By county in alphabetical order is probably the best way to go – for now!
Page updated 1/3/2017
Click on images to enlarge.
Lover’s Lane, Carrickfergus
Card by Valentines No.52183, postally used 1937.
Above: The Tea House, Glenariff from an official Midland Railway Company card. The railway company did much to develop the Antrim Glens to encourage rail borne tourists to visit the area. There are striking similarities in the way that the Antrim Glens and those on the Isle of Man were opened up to the public.
Above: ‘Tears of the Mountain, Glenariff’ by E.T.W. Dennis.
A view by Valentines of the Floral Hall and Pond at Hazelwood, Belfast.
Today Hazelwood is the site of Belfast Zoo and the Floral Hall makes a sad sight, boarded up pending restoration – if it’s not already too late.
Waterfoot Village, Co.Antrim
Picturesque Waterfoot in north east Antrim shines through in this dull 1940s (?) tinted card from an unknown publisher
The Waters of Cork & Queenstown, Ireland
Interesting, early card in the “Premier” series.
Youghal Bridge, River Blackwater, Co.Cork
A view by Valentines of the ‘old’ Youghal Bridge over the River Blackwater at Youghal. The bridge was designed by the Victorian engineer Alexander Nimmo and was constructed between 1829/1832, continuing in use until it was replaced by the present structure in January 1963. Some further technical details here.
‘Bantry House in Winter’ – an unusual 1930s view of Bantry House printed in Italy. Interesting too in that I had no idea that the house was open to the public that long ago.
Shandon Steeple and North Gate Bridge, Cork
An early Valentines card.
St.Patrick’s Street, Cork City
Raphael Tuck (Heraldic Series) No.186. printed in Bavaria and postally used 1902.
‘Clock House, Mallow’ – unknown publisher. Something very English about this card – could almost be a quiet corner of Chester or Stratford upon Avon.
Monkstown RC Church, Co.Cork
A pleasant view of Cork Harbour in this Emerald Series card pu in 1907.
Above: An early view of St.Anns Hill, Blarney by Fergus O’Connor & Co., postally used in 1904 – an impulse purchase on eBay.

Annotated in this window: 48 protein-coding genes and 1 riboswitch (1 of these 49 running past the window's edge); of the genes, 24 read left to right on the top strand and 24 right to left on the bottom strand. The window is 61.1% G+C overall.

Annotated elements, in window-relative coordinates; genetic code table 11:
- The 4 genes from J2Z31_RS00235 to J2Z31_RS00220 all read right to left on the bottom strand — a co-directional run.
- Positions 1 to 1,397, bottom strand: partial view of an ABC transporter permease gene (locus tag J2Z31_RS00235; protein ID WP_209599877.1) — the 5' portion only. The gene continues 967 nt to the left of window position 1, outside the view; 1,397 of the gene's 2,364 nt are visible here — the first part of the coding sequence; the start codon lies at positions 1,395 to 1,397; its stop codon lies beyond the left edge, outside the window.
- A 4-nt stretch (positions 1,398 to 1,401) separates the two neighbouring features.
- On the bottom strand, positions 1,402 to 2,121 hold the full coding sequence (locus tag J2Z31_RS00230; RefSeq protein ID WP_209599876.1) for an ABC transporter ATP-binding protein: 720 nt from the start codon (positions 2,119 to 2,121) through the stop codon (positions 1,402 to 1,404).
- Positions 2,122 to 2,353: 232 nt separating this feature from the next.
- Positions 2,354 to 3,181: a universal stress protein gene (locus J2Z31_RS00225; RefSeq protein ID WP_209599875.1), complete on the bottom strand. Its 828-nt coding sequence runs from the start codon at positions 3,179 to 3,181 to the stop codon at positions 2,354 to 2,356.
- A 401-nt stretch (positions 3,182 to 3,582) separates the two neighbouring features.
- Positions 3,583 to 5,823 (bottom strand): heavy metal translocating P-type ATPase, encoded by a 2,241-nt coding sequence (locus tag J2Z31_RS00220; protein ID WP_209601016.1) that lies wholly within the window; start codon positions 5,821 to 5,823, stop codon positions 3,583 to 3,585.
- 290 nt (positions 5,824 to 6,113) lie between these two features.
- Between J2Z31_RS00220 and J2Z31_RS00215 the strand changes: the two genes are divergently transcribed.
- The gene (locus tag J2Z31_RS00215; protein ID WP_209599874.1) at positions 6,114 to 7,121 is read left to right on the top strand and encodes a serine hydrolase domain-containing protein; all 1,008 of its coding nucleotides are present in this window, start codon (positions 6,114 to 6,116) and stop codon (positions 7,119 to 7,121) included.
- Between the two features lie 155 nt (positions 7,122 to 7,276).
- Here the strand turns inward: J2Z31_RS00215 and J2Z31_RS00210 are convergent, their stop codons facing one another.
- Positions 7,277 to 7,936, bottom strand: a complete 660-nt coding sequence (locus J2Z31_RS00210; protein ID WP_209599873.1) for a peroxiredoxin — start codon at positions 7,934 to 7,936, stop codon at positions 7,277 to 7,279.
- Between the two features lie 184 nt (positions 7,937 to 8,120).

An attractive multi-view of Millisle by Gordon & Co.,Belfast.
An interesting piece of local history here: Millisle Co.Down – Haven from Nazi Terror
An early card of Newry published by Hartmann and postally used in 1906.
A multiview card by Valentines – no space wasted here!
Above: An aerial view of Bangor, Co.Down by John Hinde Ltd. No date.
An interesting aerial view of Strangford Lough published by the Ulster Card Company. I’ve not come across them before and can’t find any details online.
A pleasing view of Donaghadee Harbour by Valentines – 1950s (?)
A panoramic view of Dun Laoghaire from the East Pier – could almost be from a ship in the harbour. The town is full of major landmarks:
Left to right: The Mariner’s Church; The Royal Marine Hotel; St.Michael’s RC Church; and below them Right to left: The Town Hall; The Pavilion; the Royal St.George Yacht Club and the Carlisle Pier.
The card is by Valentines, pu in the 1950s, and the artist probably E.W. Trick or Brian Gerald.
The Daniel O’Connell Memorial Church of the Holy Cross, a massive structure built between 1886 – 1892, must have seemed like an alien spaceship in the tiny village when completed. The first card by W.Lawrence doesn’t do justice to its scale, but the second card of the monthly cattle fair with the church in the background certainly does!